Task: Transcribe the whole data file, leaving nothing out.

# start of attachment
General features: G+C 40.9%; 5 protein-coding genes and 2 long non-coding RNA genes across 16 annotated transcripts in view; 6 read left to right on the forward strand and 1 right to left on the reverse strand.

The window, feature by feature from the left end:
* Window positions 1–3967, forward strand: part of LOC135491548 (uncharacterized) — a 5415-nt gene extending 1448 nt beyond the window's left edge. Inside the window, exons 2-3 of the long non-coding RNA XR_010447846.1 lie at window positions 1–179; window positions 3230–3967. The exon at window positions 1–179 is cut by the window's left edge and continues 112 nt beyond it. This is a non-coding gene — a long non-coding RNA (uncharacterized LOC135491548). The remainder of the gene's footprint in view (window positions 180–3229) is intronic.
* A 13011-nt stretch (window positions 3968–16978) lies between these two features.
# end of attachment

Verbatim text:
General features: G+C 40.9%; 5 protein-coding genes and 2 long non-coding RNA genes across 16 annotated transcripts in view; 6 read left to right on the forward strand and 1 right to left on the reverse strand.

The window, feature by feature from the left end:
* Window positions 1–3967, forward strand: part of LOC135491548 (uncharacterized) — a 5415-nt gene extending 1448 nt beyond the window's left edge. Inside the window, exons 2-3 of the long non-coding RNA XR_010447846.1 lie at window positions 1–179; window positions 3230–3967. The exon at window positions 1–179 is cut by the window's left edge and continues 112 nt beyond it. This is a non-coding gene — a long non-coding RNA (uncharacterized LOC135491548). The remainder of the gene's footprint in view (window positions 180–3229) is intronic.
* A 13011-nt stretch (window positions 3968–16978) lies between these two features.